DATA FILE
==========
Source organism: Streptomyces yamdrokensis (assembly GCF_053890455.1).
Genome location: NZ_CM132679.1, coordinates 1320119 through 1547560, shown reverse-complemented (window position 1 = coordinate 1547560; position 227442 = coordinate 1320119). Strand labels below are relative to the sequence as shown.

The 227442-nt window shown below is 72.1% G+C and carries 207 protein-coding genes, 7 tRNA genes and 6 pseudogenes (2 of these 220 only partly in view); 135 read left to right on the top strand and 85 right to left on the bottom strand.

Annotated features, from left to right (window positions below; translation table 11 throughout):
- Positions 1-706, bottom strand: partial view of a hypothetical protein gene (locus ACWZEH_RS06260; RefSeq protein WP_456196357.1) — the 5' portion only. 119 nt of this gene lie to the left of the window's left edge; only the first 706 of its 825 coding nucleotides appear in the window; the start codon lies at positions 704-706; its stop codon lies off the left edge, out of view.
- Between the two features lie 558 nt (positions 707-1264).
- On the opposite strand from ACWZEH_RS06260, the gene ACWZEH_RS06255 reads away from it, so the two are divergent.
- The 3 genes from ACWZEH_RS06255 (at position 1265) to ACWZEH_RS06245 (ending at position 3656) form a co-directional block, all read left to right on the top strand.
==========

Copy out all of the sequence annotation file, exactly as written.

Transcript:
Source organism: Streptomyces yamdrokensis (assembly GCF_053890455.1).
Genome location: NZ_CM132679.1, coordinates 1320119 through 1547560, shown reverse-complemented (window position 1 = coordinate 1547560; position 227442 = coordinate 1320119). Strand labels below are relative to the sequence as shown.

The 227442-nt window shown below is 72.1% G+C and carries 207 protein-coding genes, 7 tRNA genes and 6 pseudogenes (2 of these 220 only partly in view); 135 read left to right on the top strand and 85 right to left on the bottom strand.

Annotated features, from left to right (window positions below; translation table 11 throughout):
- Positions 1-706, bottom strand: partial view of a hypothetical protein gene (locus ACWZEH_RS06260; RefSeq protein WP_456196357.1) — the 5' portion only. 119 nt of this gene lie to the left of the window's left edge; only the first 706 of its 825 coding nucleotides appear in the window; the start codon lies at positions 704-706; its stop codon lies off the left edge, out of view.
- Between the two features lie 558 nt (positions 707-1264).
- On the opposite strand from ACWZEH_RS06260, the gene ACWZEH_RS06255 reads away from it, so the two are divergent.
- The 3 genes from ACWZEH_RS06255 (at position 1265) to ACWZEH_RS06245 (ending at position 3656) form a co-directional block, all read left to right on the top strand.